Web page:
This is just because most retroreflective materials i’ve seen are isotropic. And the few speciallized anisotropic retroreflectors I encounter in my life were so expensive to make and install that weren’t suitable for most applications.
But even so, anisotropic retroreflection is not difficult, thought it must be mapped (read as: one must define anisotropic directions on the tangent plane).
The incidence angle determines the intensity of light reflected, the divergence angle determines the intensity of light viewed. They’re properties of every retroreflective surface, I think. For example, if the angle of incidence exceeds 50 degrees or so, the retroreflectors cut out - the surface will not reflect the light. if the angle of divergence exceeds maybe two degrees (hard to say, since one degree is the usual maximum), the observer doesn’t get to see the light which is reflected. I guess that’s anisotropic behavior technically, but I wouldn’t consider it as such, because those angles really define what retroreflection is… ?
However, you’ll notice at the end I included the “bias” striping in the sign surface - which indicates to the sign fabricator which way the sheeting has to be oriented to maximize performance. The difference, though, isn’t greatly significant - at least I don’t remember thinking that it was when I explored the issue.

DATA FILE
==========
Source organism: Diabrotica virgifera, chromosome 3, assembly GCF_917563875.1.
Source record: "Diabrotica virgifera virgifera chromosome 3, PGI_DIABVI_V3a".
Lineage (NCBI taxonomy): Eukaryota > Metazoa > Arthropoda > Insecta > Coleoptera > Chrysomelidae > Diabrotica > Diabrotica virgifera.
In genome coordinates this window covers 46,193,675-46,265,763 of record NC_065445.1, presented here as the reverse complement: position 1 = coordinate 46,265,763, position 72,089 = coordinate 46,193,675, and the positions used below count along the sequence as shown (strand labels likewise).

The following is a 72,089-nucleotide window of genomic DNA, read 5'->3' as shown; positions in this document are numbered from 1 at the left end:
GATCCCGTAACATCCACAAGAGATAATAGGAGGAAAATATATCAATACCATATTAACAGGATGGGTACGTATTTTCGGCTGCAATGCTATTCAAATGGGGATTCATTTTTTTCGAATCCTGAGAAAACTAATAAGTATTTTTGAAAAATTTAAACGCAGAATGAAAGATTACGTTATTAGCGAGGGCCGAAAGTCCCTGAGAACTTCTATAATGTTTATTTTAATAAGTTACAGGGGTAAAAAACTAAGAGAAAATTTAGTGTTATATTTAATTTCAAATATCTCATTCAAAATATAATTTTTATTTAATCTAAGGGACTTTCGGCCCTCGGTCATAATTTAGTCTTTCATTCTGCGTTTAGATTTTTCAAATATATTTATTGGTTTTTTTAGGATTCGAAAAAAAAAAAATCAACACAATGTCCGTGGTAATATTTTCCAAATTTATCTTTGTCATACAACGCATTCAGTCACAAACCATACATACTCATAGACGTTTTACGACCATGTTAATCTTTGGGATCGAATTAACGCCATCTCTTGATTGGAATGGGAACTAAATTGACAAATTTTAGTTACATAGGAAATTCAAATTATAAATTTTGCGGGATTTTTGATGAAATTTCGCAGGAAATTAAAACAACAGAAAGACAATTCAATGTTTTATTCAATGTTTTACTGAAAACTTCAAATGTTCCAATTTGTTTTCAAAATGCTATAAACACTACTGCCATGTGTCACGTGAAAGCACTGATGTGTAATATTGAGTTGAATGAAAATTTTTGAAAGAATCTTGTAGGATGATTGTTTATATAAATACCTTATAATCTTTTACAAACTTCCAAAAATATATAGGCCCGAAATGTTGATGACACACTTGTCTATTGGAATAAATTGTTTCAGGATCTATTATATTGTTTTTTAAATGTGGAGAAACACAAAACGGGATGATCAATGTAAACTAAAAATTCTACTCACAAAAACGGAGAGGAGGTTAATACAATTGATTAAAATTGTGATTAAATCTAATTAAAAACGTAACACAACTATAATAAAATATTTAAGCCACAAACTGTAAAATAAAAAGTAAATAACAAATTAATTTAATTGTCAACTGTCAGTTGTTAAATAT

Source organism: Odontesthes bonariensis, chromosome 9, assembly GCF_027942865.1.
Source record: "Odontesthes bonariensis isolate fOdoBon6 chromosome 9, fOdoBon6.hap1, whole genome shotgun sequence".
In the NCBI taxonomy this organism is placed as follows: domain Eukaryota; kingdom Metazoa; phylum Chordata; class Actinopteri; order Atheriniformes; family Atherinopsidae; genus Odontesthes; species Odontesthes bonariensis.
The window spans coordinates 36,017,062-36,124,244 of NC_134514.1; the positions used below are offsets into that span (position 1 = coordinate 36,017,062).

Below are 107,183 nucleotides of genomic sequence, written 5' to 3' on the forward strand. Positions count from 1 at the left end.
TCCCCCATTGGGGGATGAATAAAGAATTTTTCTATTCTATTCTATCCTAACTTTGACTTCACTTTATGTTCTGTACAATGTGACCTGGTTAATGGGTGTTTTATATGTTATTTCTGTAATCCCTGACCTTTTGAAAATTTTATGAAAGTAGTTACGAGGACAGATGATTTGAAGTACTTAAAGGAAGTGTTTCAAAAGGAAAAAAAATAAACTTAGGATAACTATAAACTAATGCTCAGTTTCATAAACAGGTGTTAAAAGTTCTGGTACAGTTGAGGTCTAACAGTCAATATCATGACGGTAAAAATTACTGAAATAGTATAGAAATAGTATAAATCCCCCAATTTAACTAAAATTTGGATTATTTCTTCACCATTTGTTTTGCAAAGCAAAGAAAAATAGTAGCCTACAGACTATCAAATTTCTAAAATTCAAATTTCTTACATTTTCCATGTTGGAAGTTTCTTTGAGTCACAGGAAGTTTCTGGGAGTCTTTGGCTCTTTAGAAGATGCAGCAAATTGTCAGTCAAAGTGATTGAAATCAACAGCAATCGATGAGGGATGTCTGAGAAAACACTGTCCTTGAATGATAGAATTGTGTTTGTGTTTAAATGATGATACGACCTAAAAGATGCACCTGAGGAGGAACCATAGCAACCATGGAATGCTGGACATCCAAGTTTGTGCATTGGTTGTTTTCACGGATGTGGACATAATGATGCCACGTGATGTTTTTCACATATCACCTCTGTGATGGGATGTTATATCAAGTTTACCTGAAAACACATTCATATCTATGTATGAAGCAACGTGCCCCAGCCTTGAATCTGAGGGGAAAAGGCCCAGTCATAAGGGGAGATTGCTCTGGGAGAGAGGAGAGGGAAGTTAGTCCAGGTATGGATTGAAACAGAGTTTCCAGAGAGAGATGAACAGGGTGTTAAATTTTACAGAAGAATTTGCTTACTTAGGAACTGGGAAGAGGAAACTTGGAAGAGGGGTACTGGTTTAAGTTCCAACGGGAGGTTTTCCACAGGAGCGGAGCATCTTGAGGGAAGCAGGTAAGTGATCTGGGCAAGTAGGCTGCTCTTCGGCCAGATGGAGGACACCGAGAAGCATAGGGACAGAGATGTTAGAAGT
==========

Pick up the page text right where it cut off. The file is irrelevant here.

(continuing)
If that’s the case, then for the incidence angle you just need to shift the incident normal in the parallel plane to the road level. The divergence comes for free with the roughness value, and the difference from both can be set by changing the anisotropic value. Note that it’s possible to stack multiple reflections in order to adjust the divergence distribution curve.
And knowing now for what you need the light vector, i can tell this:
In cycles, materials are light independent. They should perform equally in any light conditions, and therefore the user should only define how the distribution occurs. This is very different from materials used in UDK, or other ‘canvas painting’ shaders, where is up to the artist to set the material’s final color.
If you have the specs for the light scattering of the surface, I don’t mind to help you to get the material to look as close as possible to them.